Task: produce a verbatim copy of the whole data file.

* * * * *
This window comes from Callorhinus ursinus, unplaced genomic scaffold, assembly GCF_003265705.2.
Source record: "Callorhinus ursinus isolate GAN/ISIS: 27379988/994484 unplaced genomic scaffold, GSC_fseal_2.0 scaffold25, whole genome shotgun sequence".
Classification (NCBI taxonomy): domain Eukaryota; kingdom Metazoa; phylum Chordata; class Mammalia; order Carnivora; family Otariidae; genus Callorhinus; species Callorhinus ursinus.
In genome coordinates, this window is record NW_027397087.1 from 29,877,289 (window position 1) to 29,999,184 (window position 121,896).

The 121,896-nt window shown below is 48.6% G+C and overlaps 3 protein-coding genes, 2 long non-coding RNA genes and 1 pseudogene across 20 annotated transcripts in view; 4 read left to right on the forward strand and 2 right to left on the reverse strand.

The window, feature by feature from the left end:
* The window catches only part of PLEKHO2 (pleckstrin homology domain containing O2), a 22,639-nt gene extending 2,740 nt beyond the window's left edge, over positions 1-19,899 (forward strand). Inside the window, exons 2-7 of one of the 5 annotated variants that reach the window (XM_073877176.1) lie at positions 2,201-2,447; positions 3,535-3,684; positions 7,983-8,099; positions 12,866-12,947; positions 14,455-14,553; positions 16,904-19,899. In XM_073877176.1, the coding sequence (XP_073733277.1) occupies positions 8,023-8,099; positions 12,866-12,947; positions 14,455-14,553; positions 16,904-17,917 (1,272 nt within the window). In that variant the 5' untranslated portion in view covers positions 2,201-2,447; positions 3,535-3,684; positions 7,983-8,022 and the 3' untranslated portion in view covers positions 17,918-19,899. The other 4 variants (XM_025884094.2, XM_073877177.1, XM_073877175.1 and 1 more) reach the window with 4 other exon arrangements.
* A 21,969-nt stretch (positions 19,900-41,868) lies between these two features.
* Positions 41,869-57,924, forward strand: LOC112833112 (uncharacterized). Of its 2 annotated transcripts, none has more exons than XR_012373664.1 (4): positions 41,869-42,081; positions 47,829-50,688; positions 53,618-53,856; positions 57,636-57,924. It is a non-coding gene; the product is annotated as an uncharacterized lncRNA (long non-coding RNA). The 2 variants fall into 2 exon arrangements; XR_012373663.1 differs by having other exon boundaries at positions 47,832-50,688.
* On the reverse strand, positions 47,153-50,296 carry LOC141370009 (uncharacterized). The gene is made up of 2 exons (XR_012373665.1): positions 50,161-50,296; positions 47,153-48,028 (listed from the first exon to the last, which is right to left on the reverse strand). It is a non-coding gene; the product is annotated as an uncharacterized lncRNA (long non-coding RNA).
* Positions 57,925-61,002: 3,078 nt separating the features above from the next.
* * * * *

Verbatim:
This window comes from Callorhinus ursinus, unplaced genomic scaffold, assembly GCF_003265705.2.
Source record: "Callorhinus ursinus isolate GAN/ISIS: 27379988/994484 unplaced genomic scaffold, GSC_fseal_2.0 scaffold25, whole genome shotgun sequence".
Classification (NCBI taxonomy): domain Eukaryota; kingdom Metazoa; phylum Chordata; class Mammalia; order Carnivora; family Otariidae; genus Callorhinus; species Callorhinus ursinus.
In genome coordinates, this window is record NW_027397087.1 from 29,877,289 (window position 1) to 29,999,184 (window position 121,896).

The 121,896-nt window shown below is 48.6% G+C and overlaps 3 protein-coding genes, 2 long non-coding RNA genes and 1 pseudogene across 20 annotated transcripts in view; 4 read left to right on the forward strand and 2 right to left on the reverse strand.

The window, feature by feature from the left end:
* The window catches only part of PLEKHO2 (pleckstrin homology domain containing O2), a 22,639-nt gene extending 2,740 nt beyond the window's left edge, over positions 1-19,899 (forward strand). Inside the window, exons 2-7 of one of the 5 annotated variants that reach the window (XM_073877176.1) lie at positions 2,201-2,447; positions 3,535-3,684; positions 7,983-8,099; positions 12,866-12,947; positions 14,455-14,553; positions 16,904-19,899. In XM_073877176.1, the coding sequence (XP_073733277.1) occupies positions 8,023-8,099; positions 12,866-12,947; positions 14,455-14,553; positions 16,904-17,917 (1,272 nt within the window). In that variant the 5' untranslated portion in view covers positions 2,201-2,447; positions 3,535-3,684; positions 7,983-8,022 and the 3' untranslated portion in view covers positions 17,918-19,899. The other 4 variants (XM_025884094.2, XM_073877177.1, XM_073877175.1 and 1 more) reach the window with 4 other exon arrangements.
* A 21,969-nt stretch (positions 19,900-41,868) lies between these two features.
* Positions 41,869-57,924, forward strand: LOC112833112 (uncharacterized). Of its 2 annotated transcripts, none has more exons than XR_012373664.1 (4): positions 41,869-42,081; positions 47,829-50,688; positions 53,618-53,856; positions 57,636-57,924. It is a non-coding gene; the product is annotated as an uncharacterized lncRNA (long non-coding RNA). The 2 variants fall into 2 exon arrangements; XR_012373663.1 differs by having other exon boundaries at positions 47,832-50,688.
* On the reverse strand, positions 47,153-50,296 carry LOC141370009 (uncharacterized). The gene is made up of 2 exons (XR_012373665.1): positions 50,161-50,296; positions 47,153-48,028 (listed from the first exon to the last, which is right to left on the reverse strand). It is a non-coding gene; the product is annotated as an uncharacterized lncRNA (long non-coding RNA).
* Positions 57,925-61,002: 3,078 nt separating the features above from the next.